We must develop new safeguarding policies to help protect teenagers from this new twin phenomenon of grooming and radicalisation. Because as much as we despise their desire to leave for Isis, this does not take away the reality that they are being exploited and targeted.

This article has been taken from the Independent on 25th February, you can read it here.

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In our #MakingAStand roadshow earlier this month, we’ve come across hundreds of women, who want to make a stand and take the lead. Their passion has shone through and should be an inspiration to us all.

As we travel throughout the country, we’ll publish videos of these truly inspirational women. Please watch, enjoy and if you want to join these women at an upcoming #MakingAStand Event, please fill in our online registration form.

Click here to see testimonials from our past events.

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The Times(£), 10 March 2015

Muslim parents must warn their daughters about the threat of sexual from grooming posed by Islamic State, just as they would alert them to any other risk to their safety, a campaigner as urged.

Sara Khan, director of the anti-extremism charity Inspire, said that jihadist fighters were using highly sophisticated techniques to lure impressionable teenage girls by exploiting their tendency for forming crushed on older boys.

Ms Khan said she was particularly concerned about the new Isis propaganda campaign group al-Zawra which had been specifically set up to lure girls by romanticising the jihadist fighters.

“First there is radicalisation, then there is froom. Then, Thrown into the mix are normal teenage crushes. Instead of lusting after someone like Zayn Malik from One Direction it is these jihadi men. They have become pun-ups,” she said.

She named Omar Yilmaz, the Dutch fighter whom some girls are calling their “jihadi pin-up”, adding : “It’s quite sick. For girls at that stage, already radicalised, already groomed, they become convinced that the most masculine man is a jihadi warrior who want to be a martyr, so what could be better for a girl [than] t be married to one.”

Ms Khan, who set up Inspire in 2009, said she felt “aggrieved and upset” when she heard that three girls from east London had flown to Turkey last month to join Isis. Shammia Begum and Maira Abase, both 15, and Kadiza Sultana, 16, crossed into Syria shortly afterwards .Just like other child abusers, the fighters were grooming the girls online and persuading them to leave their families. She was shocked at some of the responses to the girls’ plight, especially after the review into victims of sexual grooming in Oxford, who were labelled “very difficult girls making bad choices”. Ms Khan said: “This ‘let them go’ attitude is how we dealt with sexual grooming 20 or 30 years ago…We are blaming them instead of helping them.”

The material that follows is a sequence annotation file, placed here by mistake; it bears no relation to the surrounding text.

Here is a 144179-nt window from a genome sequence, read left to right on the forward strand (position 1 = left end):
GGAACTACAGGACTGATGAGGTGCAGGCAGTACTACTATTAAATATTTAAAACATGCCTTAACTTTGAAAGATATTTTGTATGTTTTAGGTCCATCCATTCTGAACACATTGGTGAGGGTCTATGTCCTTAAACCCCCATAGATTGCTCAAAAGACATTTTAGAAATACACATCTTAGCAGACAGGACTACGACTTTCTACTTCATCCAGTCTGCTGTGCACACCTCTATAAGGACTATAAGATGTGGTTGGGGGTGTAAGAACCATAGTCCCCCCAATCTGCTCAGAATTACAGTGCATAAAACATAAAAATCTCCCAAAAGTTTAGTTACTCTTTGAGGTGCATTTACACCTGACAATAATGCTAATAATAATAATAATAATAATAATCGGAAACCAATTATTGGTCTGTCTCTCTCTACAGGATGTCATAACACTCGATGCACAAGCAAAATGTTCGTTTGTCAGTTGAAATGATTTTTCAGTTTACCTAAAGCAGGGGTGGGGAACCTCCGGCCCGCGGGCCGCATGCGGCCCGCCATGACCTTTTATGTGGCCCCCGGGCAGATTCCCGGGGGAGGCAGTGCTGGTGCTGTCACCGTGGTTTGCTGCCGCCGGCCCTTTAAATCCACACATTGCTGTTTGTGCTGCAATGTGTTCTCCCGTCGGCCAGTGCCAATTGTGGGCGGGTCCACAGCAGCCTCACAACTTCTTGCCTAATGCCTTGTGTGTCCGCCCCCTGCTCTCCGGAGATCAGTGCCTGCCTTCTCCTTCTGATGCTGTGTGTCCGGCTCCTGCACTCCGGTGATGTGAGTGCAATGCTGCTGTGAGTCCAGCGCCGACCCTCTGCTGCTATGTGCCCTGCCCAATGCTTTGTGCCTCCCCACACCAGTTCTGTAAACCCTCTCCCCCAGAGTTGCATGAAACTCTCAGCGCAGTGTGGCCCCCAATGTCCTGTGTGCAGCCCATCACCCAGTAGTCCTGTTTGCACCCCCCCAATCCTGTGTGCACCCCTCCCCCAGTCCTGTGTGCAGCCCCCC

Little was being done to warn the girls of the risks they were running, she added, and parents had a key role to play. “Too many parents are afraid to speak about Isis at home, fearing they may be bringing the risk into the family. In reality it is already there, everyone is talking about it because it is all over the news.”

She recommend an open-ended conversation, with parent asking their daughter what they think about Isis and what they have heard.

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Following the start of our #MakingAStand roadshow last week in Birmingham and Luton, here’s a roundup of some of the fantastic media coverage our campaign, Inspire and – most importantly – the attendees have received.

Among others, articles by Sara Khan and about Inspire’s work were published in The Independent, The Observer, the BBC and The Huffington Post. Both Inspire co-directors’ opinion was highlighted in a number of broadcast segments, culminating in Kalsoom Bashir’s appearance on The Andrew Marr Show on Sunday.

Please see a few examples of regional media coverage here:

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In the wake of the uproar caused by the news of three teenage girls from East London travelling to Syria to join ISIS, Inspire’s Co-Director Kalsoom Bashir appeared on BBC’s The Andrew Marr Show on 1 March 2015.

She spoke about the lure of the extremist narrative and the danger it poses particularly to young, impressionable women seeking guidance and direction. Kalsoom also highlighted Inspire’s work with grassroots organisations and in particular the latest campaign #MakingAStand, which seeks to equip women across the country with a strong counter narrative.